Additionally, after writing for $h\in ℕ$ that ${\psi }_{\left(\left({i}_{1},\cdots ,{i}_{h+1}\right)|j\right)}\left(h\right):=ℙ\left({X}_{t}={i}_{1},\cdots ,{X}_{t-h}={i}_{h+1},{I}_{t}=j\right)$ (and ${\psi }_{\left(i|j\right)}\left(0\right)\equiv {\psi }_{\left(i|j\right)}$ ), the methodology also contributes the recursive formulae

${\psi }_{\left(\left(1,0,{i}_{2},\cdots ,{i}_{h+1}\right)|1\right)}\left(h+1\right)=\pi {\psi }_{\left(\left(0,{i}_{2},\cdots ,{i}_{h+1}\right)|0\right)}\left(h\right)+\pi {\pi }_{|1}^{\ast \left(0|1\right)}{\psi }_{\left(\left(0,{i}_{2},\cdots ,{i}_{h+1}\right)|1\right)}\left(h\right),$ (28)

${\psi }_{\left(\left(1,1,{i}_{2},\cdots ,{i}_{h+1}\right)|1\right)}\left(h+1\right)=\underset{j=0,1}{\sum }\text{ }\text{ }\pi {\pi }_{|1}^{\ast \left(1|j\right)}{\psi }_{\left(\left(1,{i}_{2},\cdots ,{i}_{h+1}\right)|j\right)}\left(h\right),$

${\psi }_{\left(\left(1,0,{i}_{2},\cdots ,{i}_{h+1}\right)|0\right)}\left(h+1\right)=\left(1-\pi \right){\pi }_{|0}^{\ast \left(0|1\right)}{\psi }_{\left(\left(0,{i}_{2},\cdots ,{i}_{h+1}\right)|1\right)}\left(h\right),$

${\psi }_{\left(\left(1,1,{i}_{2},\cdots ,{i}_{h+1}\right)|0\right)}\left(h+1\right)=\underset{j=0,1}{\sum }\left(1-\pi \right){\pi }_{|0}^{\ast \left(1|j\right)}{\psi }_{\left(\left(1,{i}_{2},\cdots ,{i}_{h+1}\right)|j\right)}\left(h\right),$

and the recursive formulae

${\psi }_{\left(\left(0,0,{i}_{2},\cdots ,{i}_{h+1}\right)|1\right)}\left(h+1\right)=\pi \left(1-{\pi }_{|1}^{\ast \left(0|1\right)}\right){\psi }_{\left(\left(0,{i}_{2},\cdots ,{i}_{h+1}\right)|1\right)}\left(h\right),$

${\psi }_{\left(\left(0,1,{i}_{2},\cdots ,{i}_{h+1}\right)|1\right)}\left(h+1\right)=\underset{j=0,1}{\sum }\text{ }\text{ }\pi \left(1-{\pi }_{|1}^{\ast \left(1|j\right)}\right){\psi }_{\left(\left(1,{i}_{2},\cdots ,{i}_{h+1}\right)|j\right)}\left(h\right),$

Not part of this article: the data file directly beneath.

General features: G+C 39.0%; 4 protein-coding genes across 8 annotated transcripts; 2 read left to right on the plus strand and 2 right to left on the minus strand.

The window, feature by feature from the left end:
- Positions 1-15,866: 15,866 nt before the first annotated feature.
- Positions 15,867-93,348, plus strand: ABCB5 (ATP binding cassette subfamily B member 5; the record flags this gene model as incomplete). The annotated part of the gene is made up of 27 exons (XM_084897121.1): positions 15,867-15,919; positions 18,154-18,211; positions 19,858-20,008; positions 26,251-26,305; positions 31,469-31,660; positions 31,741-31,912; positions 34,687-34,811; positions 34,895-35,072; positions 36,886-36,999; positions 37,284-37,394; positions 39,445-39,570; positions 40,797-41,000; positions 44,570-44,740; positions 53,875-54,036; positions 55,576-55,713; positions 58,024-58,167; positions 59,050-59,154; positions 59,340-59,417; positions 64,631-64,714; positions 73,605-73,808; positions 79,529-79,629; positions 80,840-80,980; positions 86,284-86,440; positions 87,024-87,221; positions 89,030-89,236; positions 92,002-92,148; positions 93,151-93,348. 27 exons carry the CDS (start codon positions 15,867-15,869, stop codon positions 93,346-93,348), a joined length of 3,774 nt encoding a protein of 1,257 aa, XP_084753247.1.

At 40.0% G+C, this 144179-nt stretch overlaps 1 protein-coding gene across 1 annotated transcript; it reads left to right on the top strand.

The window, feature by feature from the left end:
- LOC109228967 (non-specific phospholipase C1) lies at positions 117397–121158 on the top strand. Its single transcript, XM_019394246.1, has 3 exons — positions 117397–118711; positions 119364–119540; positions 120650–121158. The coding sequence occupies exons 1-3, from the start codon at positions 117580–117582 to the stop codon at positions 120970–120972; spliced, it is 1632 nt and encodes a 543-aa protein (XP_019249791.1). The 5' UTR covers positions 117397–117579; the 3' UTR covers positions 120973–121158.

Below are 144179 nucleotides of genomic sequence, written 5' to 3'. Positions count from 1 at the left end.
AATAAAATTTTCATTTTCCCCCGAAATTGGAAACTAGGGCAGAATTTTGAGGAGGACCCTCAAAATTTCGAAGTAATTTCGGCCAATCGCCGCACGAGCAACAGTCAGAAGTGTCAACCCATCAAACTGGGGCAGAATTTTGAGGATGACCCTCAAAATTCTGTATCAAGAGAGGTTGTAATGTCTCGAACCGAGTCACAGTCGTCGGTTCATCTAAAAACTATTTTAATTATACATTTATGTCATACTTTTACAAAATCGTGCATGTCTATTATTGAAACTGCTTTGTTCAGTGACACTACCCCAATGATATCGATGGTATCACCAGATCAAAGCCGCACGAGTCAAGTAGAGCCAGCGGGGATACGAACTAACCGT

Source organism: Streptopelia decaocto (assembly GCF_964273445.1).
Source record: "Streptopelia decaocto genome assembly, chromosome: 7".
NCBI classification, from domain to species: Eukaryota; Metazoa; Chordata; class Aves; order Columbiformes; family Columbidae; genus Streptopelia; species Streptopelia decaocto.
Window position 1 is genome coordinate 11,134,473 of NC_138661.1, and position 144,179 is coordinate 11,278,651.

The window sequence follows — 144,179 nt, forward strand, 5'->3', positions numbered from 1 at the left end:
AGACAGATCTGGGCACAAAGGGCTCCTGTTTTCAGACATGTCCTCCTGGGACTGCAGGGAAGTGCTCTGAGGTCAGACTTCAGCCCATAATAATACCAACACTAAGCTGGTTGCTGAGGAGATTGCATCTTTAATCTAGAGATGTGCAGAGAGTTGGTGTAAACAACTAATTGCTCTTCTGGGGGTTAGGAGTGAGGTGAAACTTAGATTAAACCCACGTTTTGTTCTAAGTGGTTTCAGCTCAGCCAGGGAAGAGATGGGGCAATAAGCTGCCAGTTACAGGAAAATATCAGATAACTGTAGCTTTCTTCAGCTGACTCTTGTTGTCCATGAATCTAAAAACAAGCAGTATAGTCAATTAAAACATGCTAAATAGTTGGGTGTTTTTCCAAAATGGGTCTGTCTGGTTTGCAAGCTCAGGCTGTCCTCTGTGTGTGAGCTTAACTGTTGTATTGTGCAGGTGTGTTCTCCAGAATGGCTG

$\begin{array}{l}{\psi }_{\left(\left(0,0,{i}_{2},\cdots ,{i}_{h+1}\right)|0\right)}\left(h+1\right)\\ =\left(1-\pi \right){\psi }_{\left(\left(0,{i}_{2},\dots ,{i}_{h+1}\right)|0\right)}\left(h\right)+\left(1-\pi \right)\left(1-{\pi }_{|0}^{\ast \left(0|1\right)}\right){\psi }_{\left(\left(0,{i}_{2},\cdots ,{i}_{h+1}\right)|1\right)}\left(h\right),\end{array}$

${\psi }_{\left(\left(0,1,{i}_{2},\cdots ,{i}_{h+1}\right)|0\right)}\left(h+1\right)=\underset{j=0,1}{\sum }\left(1-\pi \right)\left(1-{\pi }_{|0}^{\ast \left(1|j\right)}\right){\psi }_{\left(\left(1,{i}_{2},\cdots ,{i}_{h+1}\right)|j\right)}\left(h\right),$ (29)

from which the probabilities

$ℙ\left({X}_{t}={i}_{0},{X}_{t-1}={i}_{1},\cdots ,{X}_{t-\left(h+1\right)}={i}_{h+1}\right)=\underset{j=0,1}{\sum }\text{ }\text{ }{\psi }_{\left(\left({i}_{0},{i}_{1},\dots ,{i}_{h+1}\right)|j\right)}\left(h+1\right)$

can be computed for ${i}_{0},{i}_{1},\cdots ,{i}_{h+1}=0,1$.

To generate ${X}_{t}$, $t=1,\cdots ,T$, it has been used that ${X}_{t}={Y}_{t}+{\sum }_{i\in ℕ}\left({\prod }_{j=0}^{i-1}{\left(DY\right)}_{t-j}\right){Y}_{t-i}$, ${Y}_{t}:={I}_{t}^{\left(0|1\right)}{I}_{t-1}+{I}_{t}\left(1-{I}_{t-1}\right)$, ${\left(DY\right)}_{t}:=\left({I}_{t}^{\left(1|1\right)}-{I}_{t}^{\left(0|1\right)}\right){I}_{t-1}+\left({I}_{t}^{\left(1|0\right)}-{I}_{t}\right)\left(1-{I}_{t-1}\right)$, with the sum being held up to a finite constant $c=20$ for $t=1$, and so on. The two presented conditions for causality and invertibility write together that